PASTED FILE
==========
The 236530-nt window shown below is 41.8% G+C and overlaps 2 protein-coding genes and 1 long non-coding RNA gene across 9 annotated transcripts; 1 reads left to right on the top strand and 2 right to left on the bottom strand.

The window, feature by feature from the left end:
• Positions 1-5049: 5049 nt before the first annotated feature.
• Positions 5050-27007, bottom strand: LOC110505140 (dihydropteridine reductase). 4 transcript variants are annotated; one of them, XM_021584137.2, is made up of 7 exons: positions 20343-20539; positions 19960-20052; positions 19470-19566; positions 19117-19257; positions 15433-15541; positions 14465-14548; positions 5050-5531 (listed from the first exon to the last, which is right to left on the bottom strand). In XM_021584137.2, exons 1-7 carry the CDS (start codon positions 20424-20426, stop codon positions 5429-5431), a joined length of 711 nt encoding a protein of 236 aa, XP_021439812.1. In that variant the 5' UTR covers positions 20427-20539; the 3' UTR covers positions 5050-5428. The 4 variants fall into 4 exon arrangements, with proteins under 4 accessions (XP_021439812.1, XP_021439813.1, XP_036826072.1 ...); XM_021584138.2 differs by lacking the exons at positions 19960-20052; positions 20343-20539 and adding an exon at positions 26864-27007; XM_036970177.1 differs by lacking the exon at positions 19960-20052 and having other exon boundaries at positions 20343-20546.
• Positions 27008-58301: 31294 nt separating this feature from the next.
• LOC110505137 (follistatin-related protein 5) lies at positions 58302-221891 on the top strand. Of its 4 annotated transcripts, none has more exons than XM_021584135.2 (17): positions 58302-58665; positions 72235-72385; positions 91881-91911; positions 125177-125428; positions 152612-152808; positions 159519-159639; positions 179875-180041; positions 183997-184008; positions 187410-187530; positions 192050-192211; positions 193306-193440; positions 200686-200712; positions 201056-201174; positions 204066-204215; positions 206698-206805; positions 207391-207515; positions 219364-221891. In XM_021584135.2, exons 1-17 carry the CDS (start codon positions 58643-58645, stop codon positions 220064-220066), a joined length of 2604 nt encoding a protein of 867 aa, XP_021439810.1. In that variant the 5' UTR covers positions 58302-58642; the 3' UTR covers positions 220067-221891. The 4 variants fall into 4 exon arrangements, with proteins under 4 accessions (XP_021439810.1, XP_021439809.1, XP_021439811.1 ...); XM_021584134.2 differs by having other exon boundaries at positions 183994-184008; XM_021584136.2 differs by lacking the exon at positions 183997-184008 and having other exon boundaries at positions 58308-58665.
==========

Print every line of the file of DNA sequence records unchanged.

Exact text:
The 236530-nt window shown below is 41.8% G+C and overlaps 2 protein-coding genes and 1 long non-coding RNA gene across 9 annotated transcripts; 1 reads left to right on the top strand and 2 right to left on the bottom strand.

The window, feature by feature from the left end:
• Positions 1-5049: 5049 nt before the first annotated feature.
• Positions 5050-27007, bottom strand: LOC110505140 (dihydropteridine reductase). 4 transcript variants are annotated; one of them, XM_021584137.2, is made up of 7 exons: positions 20343-20539; positions 19960-20052; positions 19470-19566; positions 19117-19257; positions 15433-15541; positions 14465-14548; positions 5050-5531 (listed from the first exon to the last, which is right to left on the bottom strand). In XM_021584137.2, exons 1-7 carry the CDS (start codon positions 20424-20426, stop codon positions 5429-5431), a joined length of 711 nt encoding a protein of 236 aa, XP_021439812.1. In that variant the 5' UTR covers positions 20427-20539; the 3' UTR covers positions 5050-5428. The 4 variants fall into 4 exon arrangements, with proteins under 4 accessions (XP_021439812.1, XP_021439813.1, XP_036826072.1 ...); XM_021584138.2 differs by lacking the exons at positions 19960-20052; positions 20343-20539 and adding an exon at positions 26864-27007; XM_036970177.1 differs by lacking the exon at positions 19960-20052 and having other exon boundaries at positions 20343-20546.
• Positions 27008-58301: 31294 nt separating this feature from the next.
• LOC110505137 (follistatin-related protein 5) lies at positions 58302-221891 on the top strand. Of its 4 annotated transcripts, none has more exons than XM_021584135.2 (17): positions 58302-58665; positions 72235-72385; positions 91881-91911; positions 125177-125428; positions 152612-152808; positions 159519-159639; positions 179875-180041; positions 183997-184008; positions 187410-187530; positions 192050-192211; positions 193306-193440; positions 200686-200712; positions 201056-201174; positions 204066-204215; positions 206698-206805; positions 207391-207515; positions 219364-221891. In XM_021584135.2, exons 1-17 carry the CDS (start codon positions 58643-58645, stop codon positions 220064-220066), a joined length of 2604 nt encoding a protein of 867 aa, XP_021439810.1. In that variant the 5' UTR covers positions 58302-58642; the 3' UTR covers positions 220067-221891. The 4 variants fall into 4 exon arrangements, with proteins under 4 accessions (XP_021439810.1, XP_021439809.1, XP_021439811.1 ...); XM_021584134.2 differs by having other exon boundaries at positions 183994-184008; XM_021584136.2 differs by lacking the exon at positions 183997-184008 and having other exon boundaries at positions 58308-58665.